House Vote: Health Care for Seniors, Kids, Rural Coloradans at Risk?
Friday, May 5, 2017
DENVER – The passage of a revised American Health Care Act by the U.S. House moves Medicaid one step closer to the chopping block. The plan would cut over $800 billion from the program by 2026, and opponents of that change say that puts people with disabilities and children at greatest risk.
Marjorie Plane, age 71, lives in Fort Morgan with her daughter Hope, who has cerebral palsy. She says without Medicaid, Hope would lose in-home help from local caregivers, and her independence.
"Right now, she has kind of like a normal life," she says. "She volunteers a lot, and if she was in a nursing home she wouldn't be able to do the things that she does now."
The House plan would hand a capped amount of Medicaid dollars over to states, even if costs continue to rise, and eliminate the current federal guarantee of payment for all legitimate expenses. Backers of the change claim it will give states more flexibility to fund care.
But, critics say if states can't fill in funding gaps, expected to be $14 billion in Colorado, many will lose access to care.
The Colorado Consumer Health Initiative estimates 600,000 Coloradans will lose their health insurance if the bill becomes law, and some rural hospitals and clinics that rely on Medicaid might have to close their doors.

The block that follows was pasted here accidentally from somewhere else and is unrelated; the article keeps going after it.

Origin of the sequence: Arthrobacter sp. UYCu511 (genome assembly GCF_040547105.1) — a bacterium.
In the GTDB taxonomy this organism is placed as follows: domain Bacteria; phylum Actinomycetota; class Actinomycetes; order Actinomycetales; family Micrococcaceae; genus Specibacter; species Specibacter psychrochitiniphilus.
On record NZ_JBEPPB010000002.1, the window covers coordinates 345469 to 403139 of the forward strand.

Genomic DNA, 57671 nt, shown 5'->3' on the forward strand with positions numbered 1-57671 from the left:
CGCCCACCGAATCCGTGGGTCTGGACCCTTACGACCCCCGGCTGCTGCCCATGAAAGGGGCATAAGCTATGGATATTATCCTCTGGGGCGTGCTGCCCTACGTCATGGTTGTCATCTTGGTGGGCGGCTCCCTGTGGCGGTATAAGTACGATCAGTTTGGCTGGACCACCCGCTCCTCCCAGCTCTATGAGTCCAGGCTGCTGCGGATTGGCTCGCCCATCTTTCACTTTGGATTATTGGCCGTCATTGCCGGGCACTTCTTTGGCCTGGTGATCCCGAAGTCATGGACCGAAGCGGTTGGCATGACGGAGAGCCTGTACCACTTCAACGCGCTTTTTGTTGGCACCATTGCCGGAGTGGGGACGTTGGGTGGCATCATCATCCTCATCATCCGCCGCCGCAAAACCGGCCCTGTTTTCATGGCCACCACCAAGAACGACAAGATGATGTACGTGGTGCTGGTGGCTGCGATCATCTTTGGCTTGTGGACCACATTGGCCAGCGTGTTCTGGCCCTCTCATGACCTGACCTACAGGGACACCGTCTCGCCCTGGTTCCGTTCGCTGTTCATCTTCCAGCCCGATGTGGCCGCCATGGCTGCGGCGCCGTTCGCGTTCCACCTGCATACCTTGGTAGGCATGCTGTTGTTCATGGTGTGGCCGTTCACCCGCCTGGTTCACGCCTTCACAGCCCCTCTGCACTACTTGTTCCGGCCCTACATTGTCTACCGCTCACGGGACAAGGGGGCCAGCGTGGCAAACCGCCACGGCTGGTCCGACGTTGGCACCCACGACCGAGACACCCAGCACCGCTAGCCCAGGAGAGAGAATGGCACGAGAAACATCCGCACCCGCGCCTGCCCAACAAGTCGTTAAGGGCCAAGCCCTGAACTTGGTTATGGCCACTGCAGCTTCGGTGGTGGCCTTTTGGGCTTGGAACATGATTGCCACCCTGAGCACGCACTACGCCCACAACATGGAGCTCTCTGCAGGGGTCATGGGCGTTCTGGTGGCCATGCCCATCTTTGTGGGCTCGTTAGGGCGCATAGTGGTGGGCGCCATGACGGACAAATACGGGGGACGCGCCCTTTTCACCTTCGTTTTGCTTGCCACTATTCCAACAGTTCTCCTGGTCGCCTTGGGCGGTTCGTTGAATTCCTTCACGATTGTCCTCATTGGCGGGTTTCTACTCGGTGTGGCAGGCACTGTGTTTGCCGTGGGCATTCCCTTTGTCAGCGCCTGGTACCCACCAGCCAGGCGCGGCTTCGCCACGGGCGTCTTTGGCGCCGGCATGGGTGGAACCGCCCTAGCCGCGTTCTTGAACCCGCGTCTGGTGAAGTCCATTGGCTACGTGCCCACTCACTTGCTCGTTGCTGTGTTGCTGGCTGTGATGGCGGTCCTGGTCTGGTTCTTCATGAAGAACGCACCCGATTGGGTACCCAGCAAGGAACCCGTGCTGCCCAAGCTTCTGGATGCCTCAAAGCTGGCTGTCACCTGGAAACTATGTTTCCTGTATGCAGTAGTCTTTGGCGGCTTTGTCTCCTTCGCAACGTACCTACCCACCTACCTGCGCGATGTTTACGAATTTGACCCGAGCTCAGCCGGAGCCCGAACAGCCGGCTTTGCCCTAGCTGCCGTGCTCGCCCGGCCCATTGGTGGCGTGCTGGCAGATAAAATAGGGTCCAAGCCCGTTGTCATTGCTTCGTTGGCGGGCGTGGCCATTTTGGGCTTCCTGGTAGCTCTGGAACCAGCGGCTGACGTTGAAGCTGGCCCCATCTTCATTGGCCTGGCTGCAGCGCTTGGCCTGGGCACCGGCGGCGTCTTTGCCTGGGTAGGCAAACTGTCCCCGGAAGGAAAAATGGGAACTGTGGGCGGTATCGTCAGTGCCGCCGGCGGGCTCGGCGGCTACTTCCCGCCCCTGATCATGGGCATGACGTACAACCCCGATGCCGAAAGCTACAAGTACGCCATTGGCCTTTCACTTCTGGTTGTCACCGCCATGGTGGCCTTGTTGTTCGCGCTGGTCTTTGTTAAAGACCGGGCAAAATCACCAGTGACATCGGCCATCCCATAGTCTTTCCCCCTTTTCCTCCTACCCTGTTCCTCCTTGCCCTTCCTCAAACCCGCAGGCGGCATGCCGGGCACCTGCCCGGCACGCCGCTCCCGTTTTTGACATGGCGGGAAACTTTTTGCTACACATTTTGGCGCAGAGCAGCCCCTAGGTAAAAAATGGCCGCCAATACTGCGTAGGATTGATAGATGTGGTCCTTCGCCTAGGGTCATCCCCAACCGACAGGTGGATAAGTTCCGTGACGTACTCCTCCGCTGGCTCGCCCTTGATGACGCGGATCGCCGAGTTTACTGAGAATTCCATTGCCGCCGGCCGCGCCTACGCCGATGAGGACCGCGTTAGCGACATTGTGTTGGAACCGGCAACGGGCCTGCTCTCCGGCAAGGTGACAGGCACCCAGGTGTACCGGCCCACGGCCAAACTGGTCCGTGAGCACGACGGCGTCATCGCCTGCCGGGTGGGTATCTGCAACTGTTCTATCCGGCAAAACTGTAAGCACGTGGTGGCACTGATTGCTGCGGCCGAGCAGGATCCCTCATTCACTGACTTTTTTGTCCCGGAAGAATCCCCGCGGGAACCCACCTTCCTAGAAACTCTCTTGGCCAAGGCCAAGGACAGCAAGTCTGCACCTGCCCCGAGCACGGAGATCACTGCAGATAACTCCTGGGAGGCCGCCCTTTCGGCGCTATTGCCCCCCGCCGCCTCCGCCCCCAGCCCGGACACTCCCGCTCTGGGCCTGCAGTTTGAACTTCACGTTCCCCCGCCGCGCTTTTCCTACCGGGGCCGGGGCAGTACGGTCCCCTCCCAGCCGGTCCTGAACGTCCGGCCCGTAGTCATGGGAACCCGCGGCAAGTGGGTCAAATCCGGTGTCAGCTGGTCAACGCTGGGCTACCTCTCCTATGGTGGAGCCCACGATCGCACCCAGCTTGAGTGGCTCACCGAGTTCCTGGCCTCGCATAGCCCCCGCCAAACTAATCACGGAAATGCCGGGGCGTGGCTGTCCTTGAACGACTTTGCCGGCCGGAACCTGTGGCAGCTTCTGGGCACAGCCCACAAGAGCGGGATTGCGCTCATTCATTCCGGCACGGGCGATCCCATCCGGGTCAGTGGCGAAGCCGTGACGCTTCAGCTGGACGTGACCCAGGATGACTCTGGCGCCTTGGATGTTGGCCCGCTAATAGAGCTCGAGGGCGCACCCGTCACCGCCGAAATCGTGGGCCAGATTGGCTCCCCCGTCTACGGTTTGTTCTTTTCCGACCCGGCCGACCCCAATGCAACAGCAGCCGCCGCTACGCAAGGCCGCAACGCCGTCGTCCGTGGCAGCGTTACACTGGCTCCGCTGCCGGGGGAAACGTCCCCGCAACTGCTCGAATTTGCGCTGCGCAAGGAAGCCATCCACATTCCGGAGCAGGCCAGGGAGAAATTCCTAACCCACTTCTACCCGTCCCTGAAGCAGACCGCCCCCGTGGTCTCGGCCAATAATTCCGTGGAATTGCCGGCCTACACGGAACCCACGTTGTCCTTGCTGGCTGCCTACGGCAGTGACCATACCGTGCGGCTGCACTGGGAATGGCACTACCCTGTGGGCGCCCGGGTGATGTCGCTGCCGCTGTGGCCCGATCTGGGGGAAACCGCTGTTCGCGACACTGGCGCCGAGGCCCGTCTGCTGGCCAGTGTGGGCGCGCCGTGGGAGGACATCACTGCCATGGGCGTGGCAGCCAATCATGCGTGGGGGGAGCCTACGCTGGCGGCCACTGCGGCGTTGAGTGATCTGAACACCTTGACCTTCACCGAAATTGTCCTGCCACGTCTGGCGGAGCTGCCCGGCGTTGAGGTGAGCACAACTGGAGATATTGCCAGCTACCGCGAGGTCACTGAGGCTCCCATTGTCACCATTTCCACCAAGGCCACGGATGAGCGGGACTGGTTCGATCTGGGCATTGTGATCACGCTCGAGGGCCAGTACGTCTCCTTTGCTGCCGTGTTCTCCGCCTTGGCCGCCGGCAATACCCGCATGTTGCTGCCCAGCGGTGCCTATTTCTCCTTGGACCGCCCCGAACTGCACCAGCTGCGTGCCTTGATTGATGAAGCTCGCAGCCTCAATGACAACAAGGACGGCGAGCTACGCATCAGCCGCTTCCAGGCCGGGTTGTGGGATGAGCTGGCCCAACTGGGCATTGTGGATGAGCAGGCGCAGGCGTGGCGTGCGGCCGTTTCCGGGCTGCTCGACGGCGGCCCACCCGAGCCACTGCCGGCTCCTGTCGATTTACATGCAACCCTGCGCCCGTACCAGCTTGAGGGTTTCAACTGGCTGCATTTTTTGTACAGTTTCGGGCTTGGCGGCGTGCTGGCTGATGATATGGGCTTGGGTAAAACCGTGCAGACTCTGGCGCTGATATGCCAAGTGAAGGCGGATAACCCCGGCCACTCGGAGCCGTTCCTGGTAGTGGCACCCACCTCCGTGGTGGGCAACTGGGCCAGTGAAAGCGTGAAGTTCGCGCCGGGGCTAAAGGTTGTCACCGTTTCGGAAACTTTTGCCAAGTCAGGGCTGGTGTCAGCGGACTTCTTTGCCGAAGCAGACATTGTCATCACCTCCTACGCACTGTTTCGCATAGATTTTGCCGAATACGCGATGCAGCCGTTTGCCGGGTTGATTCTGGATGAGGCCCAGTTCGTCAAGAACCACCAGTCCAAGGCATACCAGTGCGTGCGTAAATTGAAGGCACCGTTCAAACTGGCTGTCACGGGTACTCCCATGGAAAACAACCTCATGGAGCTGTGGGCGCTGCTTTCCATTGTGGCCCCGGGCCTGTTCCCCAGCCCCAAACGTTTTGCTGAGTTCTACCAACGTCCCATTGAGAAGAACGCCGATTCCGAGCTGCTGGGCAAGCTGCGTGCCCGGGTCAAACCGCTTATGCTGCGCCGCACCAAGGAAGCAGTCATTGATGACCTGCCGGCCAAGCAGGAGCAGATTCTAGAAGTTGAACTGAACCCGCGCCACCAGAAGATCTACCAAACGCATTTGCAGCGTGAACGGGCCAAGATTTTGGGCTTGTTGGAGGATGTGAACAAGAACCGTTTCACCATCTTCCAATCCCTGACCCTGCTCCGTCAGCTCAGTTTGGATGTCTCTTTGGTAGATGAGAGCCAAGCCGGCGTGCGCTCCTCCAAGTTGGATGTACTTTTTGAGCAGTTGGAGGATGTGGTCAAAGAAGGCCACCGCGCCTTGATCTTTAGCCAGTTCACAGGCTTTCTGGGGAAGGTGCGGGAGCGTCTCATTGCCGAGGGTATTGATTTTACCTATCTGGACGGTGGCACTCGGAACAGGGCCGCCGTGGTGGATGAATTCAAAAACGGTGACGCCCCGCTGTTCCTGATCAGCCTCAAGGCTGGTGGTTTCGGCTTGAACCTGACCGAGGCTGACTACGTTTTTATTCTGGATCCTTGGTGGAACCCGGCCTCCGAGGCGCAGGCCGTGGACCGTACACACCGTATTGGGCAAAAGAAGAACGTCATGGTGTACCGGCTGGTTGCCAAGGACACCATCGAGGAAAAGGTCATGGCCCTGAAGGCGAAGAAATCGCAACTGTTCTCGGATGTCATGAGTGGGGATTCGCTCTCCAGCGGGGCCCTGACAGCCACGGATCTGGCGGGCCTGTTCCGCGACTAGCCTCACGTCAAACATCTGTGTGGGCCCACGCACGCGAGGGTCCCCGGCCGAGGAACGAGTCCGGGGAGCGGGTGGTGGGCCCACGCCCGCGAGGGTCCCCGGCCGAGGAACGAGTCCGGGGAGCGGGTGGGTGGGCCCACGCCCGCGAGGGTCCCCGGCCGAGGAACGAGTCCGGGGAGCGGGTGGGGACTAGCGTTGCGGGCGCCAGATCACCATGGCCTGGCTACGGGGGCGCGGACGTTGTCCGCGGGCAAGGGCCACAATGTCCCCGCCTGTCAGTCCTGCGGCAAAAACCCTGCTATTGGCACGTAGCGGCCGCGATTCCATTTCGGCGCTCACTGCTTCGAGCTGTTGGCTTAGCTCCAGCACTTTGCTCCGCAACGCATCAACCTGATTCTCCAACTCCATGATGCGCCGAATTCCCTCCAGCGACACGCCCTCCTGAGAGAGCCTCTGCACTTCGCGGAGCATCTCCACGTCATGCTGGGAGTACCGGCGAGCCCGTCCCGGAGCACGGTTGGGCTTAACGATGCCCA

Christopher Smith of Sterling works part-time while pursuing a bachelor's degree, and has a preexisting condition. He says without Medicaid coverage, he couldn't afford medicines that literally keep him alive.
"Having the coverage since I've had it, it's been one less thing I've had to deal with, in terms of stress and finances," he says. "With everything that I have going on, one more thing on the rock pile of stress is not something that I need right now."
The Congressional Budget Office didn't have time to review the current bill before yesterday's vote - but under the previous GOP health plan, it said 24 million Americans would lose coverage.
Colorado's delegation voted along party lines - with the exception of Republican Mike Coffman, who broke ranks. The measure could be heard by the U.S. Senate later this month.
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